8:30 PM EST, ESPN – Line: Cleveland -11, Over/Under: 199
After a lopsided first three games of the Eastern Conference Finals, things finally tightened up in Game Four, as the Toronto Raptors forced a pivotal Game 5 in Cleveland, as they appear to have the Cavaliers on the ropes. after getting outscored by a ludicrous fifty points in Games 1 and 2, the Raptors (56-26, Atlantic Division) bounced back with a few haymakers of their own. It started on Saturday Night, when they hammered the reigning Eastern Conference Champions to the tune of 99-84. It looked to be more of the same on Monday Night, as the hosts caught fire early, jumping out to a 13-5 lead, as they relegated Cleveland to missing eight out of their first ten attempts from the field. But enough about defense, for the Atlantic Division Champions finally started to hit on all cylinders on the offensive end of the floor. Toronto shot a sizzling 53.8% from the floor, all the while punishing the Cavs in the paint, scoring forty-four points. And for the first time in pretty much this entire postseason, both Kyle Lowry and DeMar DeRozan found their shooting stroke at the same time. Dwayne Casey’s dynamic duo accounted for a whopping sixty-seven points on 24-of-43 shooting from the field (55.8%). While the latter tormented Cleveland in the midrange area, Lowry bombed away from beyond the arc with startling precision, finally showing why he was in the mix for the MVP Trophy during the Regular Season. The Point Guard’s game-high thirty-five points came on 14-of-20 shooting (70.0%), including 4-of-7 from beyond the arc (57.1%), along with five rebounds, five assists, and three steals. Keep in mind that this was the same guy that had shot south of 30.0% in each of the previous two rounds of the postseason, and even departed Game 2 early at Halftime because he was so disgusted with his play. But honestly, this unexpected comeback wouldn’t have been possible without the exploits of one Bismack Biyombo. Who? That’s right, the one-time draft bust has emerged into a defensive stalwart even invoking the trademark finger-wag of Hall of Famer Dikembe Mutombo. After amassing a franchise record twenty-six rebounds in Game Three, Biyombo had to settle for just fourteen boards to go along with three blocks, while deterring away what must have seemed like a dozen others. It became evident that his teammates began to feed off of his defensive energy, as they absolutely took the Cavs to task Monday Night. Now the series is tied at two games apiece, and reinforcements are on the way, as starting Center Jonas Valanciunas, who has missed this entire series nursing a sprained ankle is expected to make his return tonight, giving Toronto even more muscle and beef around the rim. Don’t look know, folks, but business just picked up.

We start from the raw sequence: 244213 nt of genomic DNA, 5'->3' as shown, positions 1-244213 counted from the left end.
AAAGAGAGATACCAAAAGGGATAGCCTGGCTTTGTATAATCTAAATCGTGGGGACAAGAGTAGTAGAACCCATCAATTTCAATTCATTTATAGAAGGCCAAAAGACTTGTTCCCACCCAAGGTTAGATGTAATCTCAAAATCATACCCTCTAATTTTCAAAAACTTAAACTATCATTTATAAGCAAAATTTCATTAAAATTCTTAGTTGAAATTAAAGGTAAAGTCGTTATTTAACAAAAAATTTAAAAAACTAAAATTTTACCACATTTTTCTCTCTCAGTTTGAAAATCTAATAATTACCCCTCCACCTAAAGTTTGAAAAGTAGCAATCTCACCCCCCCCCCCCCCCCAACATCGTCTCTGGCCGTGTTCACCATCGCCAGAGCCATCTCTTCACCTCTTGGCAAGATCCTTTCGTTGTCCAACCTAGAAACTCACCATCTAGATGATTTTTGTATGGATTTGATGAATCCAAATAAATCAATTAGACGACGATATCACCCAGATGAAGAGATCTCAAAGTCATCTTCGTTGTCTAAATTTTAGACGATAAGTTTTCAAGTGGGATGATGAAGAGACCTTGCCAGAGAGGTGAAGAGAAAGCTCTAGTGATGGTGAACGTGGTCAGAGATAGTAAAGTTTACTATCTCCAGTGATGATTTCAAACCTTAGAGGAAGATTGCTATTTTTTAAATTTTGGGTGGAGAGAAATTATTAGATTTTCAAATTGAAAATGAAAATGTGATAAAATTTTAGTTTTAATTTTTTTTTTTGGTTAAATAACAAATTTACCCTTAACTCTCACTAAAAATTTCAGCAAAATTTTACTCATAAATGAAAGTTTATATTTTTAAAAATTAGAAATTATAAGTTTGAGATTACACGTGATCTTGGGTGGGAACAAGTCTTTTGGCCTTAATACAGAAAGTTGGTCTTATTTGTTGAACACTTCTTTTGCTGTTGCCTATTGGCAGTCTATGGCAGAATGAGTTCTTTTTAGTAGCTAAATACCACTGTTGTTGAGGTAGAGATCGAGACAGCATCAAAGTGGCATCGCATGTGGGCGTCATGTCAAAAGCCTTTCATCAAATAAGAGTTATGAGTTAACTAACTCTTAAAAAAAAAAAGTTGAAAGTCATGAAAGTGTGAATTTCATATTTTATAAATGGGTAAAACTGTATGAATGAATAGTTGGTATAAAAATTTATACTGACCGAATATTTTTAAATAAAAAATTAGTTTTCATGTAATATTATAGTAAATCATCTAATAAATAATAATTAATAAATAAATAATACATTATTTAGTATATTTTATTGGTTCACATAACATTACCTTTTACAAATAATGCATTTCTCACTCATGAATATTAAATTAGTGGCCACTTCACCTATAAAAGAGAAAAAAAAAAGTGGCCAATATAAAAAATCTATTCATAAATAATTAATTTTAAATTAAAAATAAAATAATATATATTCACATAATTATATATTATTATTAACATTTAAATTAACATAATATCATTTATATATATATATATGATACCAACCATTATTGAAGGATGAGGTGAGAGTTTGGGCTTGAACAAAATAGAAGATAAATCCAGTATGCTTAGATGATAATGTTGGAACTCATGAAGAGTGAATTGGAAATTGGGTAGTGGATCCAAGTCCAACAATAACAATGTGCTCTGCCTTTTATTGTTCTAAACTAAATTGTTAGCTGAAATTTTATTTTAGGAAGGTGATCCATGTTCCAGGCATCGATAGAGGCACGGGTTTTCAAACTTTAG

Meanwhile, what a difference a week makes in the world of sports. Seven days ago, the Cavaliers (57-25, 1st in Central Division) were the toast of the league, sweeping through the first two round of the Playoffs with relative ease, while embarrassing the Raptors in the first two games of the Eastern Conference Finals. This extended an in-conference winning streak to a record-breaking sixteen games, while Head Coach Tyronn Lue became the first skipper to win his first ten postseason games in his first foray voyage into the Playoffs. Hell, Cleveland was practically penciled into the NBA Finals for a second consecutive season, with no eraser required. It was a done deal. Then they traveled north of the border, and got housed in Games 3 and 4 at Air Canada Centre. Basically, everything they did will in Games 1 and 2, betrayed them, leaving them in quite a precarious position heading into tonight’s pivotal Game 5. However, despite trailing by sixteen points at Halftime, the visiting side managed to claw their way back into the game, even taking a two-point lead with just under four minutes left to play. There would be no magical finish though, as they proceeded to go ice cold down the stretch, as the hosts outscored them 16-7 at the 6:03 mark in the final stanza. Though they shot a solid 47.0% from the field, the continued to struggle from the three-point arc, knocking down just 13-of-41 attempts (31.6%). Remember, this was the same team that absolutely torched the Hawks in the Conference Semifinals, raining down a ridiculous seventy-seven threes in only four games, including a league-record twenty-five in Game Two alone. The fact that Cleveland took so many three-pointers despite finding such success in driving to the rim in Games 1 and 2 is a bit perplexing. After all, if it’s not broke, why fix it? Yet that was the case Monday Night, as Toronto slowed the pace of the game to a crawl, with a scant nine combined Fast Break Points between the two sides. So with the game being played primarily in the half court set, one would expect Cleveland to dominate like they’ve done on so many occasions in this series, but again, that simply wasn’t the case on Monday Night; Toronto outscored the visitors 44-36 in the painted area. And as a byproduct of Lue’s charges propensity to jack up wanton three-pointers, the Cavs only got the Charity Stripe to shoot a meager nine free-throws. LeBron James and Kyrie Irving carried the load, accounting for fifty-five points on a combined 22-of-37 shooting from the field (59.5%), including 4-of-11 from downtown (36.4%), along with twelve rebounds, twelve assists, and three steals. However, after taking a 92-89 lead late in the Fourth Quarter, the four-time MVP failed to even register another shot attempt. The supporting cast was a virtual no-show as well, with only Channing Frye managing to score over ten points. Now there is the prospect that Kevin Love may not be in action tonight, as the versatile Power Forward is nursing an ailing left ankle. With that said, the big man was largely ineffective, posting just ten points on 4-of-14 shooting from the floor (28.6%), including 2-of-7 (28.6%). This came off the heels of a 3-of-19 performance in Game 3, which should sound a few alarms for a team that looked practically unbeatable for a stretch of ten games.